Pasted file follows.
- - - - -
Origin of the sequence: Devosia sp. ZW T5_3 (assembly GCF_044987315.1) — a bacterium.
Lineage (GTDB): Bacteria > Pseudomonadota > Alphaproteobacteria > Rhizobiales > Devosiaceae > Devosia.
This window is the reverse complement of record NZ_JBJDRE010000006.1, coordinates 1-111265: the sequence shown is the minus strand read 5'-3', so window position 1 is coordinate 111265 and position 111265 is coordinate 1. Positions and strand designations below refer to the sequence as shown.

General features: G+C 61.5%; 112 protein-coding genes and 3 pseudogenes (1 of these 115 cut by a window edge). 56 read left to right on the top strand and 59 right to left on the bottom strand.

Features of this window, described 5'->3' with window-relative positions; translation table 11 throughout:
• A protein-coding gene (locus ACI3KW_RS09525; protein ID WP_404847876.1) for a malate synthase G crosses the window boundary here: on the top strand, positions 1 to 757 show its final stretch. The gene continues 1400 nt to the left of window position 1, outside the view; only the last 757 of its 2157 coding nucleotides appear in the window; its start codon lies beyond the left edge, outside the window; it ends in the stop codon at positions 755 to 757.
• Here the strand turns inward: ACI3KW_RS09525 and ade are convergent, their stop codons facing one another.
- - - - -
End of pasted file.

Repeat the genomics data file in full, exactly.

Origin of the sequence: Devosia sp. ZW T5_3 (assembly GCF_044987315.1) — a bacterium.
Lineage (GTDB): Bacteria > Pseudomonadota > Alphaproteobacteria > Rhizobiales > Devosiaceae > Devosia.
This window is the reverse complement of record NZ_JBJDRE010000006.1, coordinates 1-111265: the sequence shown is the minus strand read 5'-3', so window position 1 is coordinate 111265 and position 111265 is coordinate 1. Positions and strand designations below refer to the sequence as shown.

General features: G+C 61.5%; 112 protein-coding genes and 3 pseudogenes (1 of these 115 cut by a window edge). 56 read left to right on the top strand and 59 right to left on the bottom strand.

Features of this window, described 5'->3' with window-relative positions; translation table 11 throughout:
• A protein-coding gene (locus ACI3KW_RS09525; protein ID WP_404847876.1) for a malate synthase G crosses the window boundary here: on the top strand, positions 1 to 757 show its final stretch. The gene continues 1400 nt to the left of window position 1, outside the view; only the last 757 of its 2157 coding nucleotides appear in the window; its start codon lies beyond the left edge, outside the window; it ends in the stop codon at positions 755 to 757.
• Here the strand turns inward: ACI3KW_RS09525 and ade are convergent, their stop codons facing one another.